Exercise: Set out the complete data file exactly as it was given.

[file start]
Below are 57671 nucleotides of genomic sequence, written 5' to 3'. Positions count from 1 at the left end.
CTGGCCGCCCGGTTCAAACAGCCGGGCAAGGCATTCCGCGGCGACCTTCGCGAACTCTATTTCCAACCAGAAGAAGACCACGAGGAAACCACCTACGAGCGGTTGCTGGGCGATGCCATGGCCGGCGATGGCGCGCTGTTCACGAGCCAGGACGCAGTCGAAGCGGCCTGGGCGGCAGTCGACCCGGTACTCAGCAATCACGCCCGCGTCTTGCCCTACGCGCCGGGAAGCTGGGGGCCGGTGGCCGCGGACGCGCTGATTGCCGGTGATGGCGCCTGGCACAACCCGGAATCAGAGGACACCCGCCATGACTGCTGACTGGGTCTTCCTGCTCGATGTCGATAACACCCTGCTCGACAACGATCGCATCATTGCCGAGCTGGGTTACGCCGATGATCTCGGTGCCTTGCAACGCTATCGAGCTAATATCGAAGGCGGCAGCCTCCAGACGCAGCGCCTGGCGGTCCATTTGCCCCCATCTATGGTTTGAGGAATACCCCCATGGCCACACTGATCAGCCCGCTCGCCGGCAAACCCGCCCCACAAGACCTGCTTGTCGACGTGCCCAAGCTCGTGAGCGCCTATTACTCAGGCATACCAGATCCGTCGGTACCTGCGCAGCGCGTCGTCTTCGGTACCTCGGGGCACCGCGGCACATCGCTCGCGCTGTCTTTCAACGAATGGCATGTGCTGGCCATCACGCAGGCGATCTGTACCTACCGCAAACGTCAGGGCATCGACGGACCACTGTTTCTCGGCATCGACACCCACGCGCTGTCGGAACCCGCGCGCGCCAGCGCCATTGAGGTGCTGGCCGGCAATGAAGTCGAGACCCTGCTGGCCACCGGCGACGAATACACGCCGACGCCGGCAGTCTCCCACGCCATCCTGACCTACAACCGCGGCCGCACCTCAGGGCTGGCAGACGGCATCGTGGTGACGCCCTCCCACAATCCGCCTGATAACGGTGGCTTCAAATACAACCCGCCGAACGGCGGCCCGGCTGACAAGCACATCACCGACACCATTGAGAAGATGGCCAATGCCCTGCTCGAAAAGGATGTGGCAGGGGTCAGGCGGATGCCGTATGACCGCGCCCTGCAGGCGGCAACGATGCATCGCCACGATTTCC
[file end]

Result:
Below are 57671 nucleotides of genomic sequence, written 5' to 3'. Positions count from 1 at the left end.
CTGGCCGCCCGGTTCAAACAGCCGGGCAAGGCATTCCGCGGCGACCTTCGCGAACTCTATTTCCAACCAGAAGAAGACCACGAGGAAACCACCTACGAGCGGTTGCTGGGCGATGCCATGGCCGGCGATGGCGCGCTGTTCACGAGCCAGGACGCAGTCGAAGCGGCCTGGGCGGCAGTCGACCCGGTACTCAGCAATCACGCCCGCGTCTTGCCCTACGCGCCGGGAAGCTGGGGGCCGGTGGCCGCGGACGCGCTGATTGCCGGTGATGGCGCCTGGCACAACCCGGAATCAGAGGACACCCGCCATGACTGCTGACTGGGTCTTCCTGCTCGATGTCGATAACACCCTGCTCGACAACGATCGCATCATTGCCGAGCTGGGTTACGCCGATGATCTCGGTGCCTTGCAACGCTATCGAGCTAATATCGAAGGCGGCAGCCTCCAGACGCAGCGCCTGGCGGTCCATTTGCCCCCATCTATGGTTTGAGGAATACCCCCATGGCCACACTGATCAGCCCGCTCGCCGGCAAACCCGCCCCACAAGACCTGCTTGTCGACGTGCCCAAGCTCGTGAGCGCCTATTACTCAGGCATACCAGATCCGTCGGTACCTGCGCAGCGCGTCGTCTTCGGTACCTCGGGGCACCGCGGCACATCGCTCGCGCTGTCTTTCAACGAATGGCATGTGCTGGCCATCACGCAGGCGATCTGTACCTACCGCAAACGTCAGGGCATCGACGGACCACTGTTTCTCGGCATCGACACCCACGCGCTGTCGGAACCCGCGCGCGCCAGCGCCATTGAGGTGCTGGCCGGCAATGAAGTCGAGACCCTGCTGGCCACCGGCGACGAATACACGCCGACGCCGGCAGTCTCCCACGCCATCCTGACCTACAACCGCGGCCGCACCTCAGGGCTGGCAGACGGCATCGTGGTGACGCCCTCCCACAATCCGCCTGATAACGGTGGCTTCAAATACAACCCGCCGAACGGCGGCCCGGCTGACAAGCACATCACCGACACCATTGAGAAGATGGCCAATGCCCTGCTCGAAAAGGATGTGGCAGGGGTCAGGCGGATGCCGTATGACCGCGCCCTGCAGGCGGCAACGATGCATCGCCACGATTTCC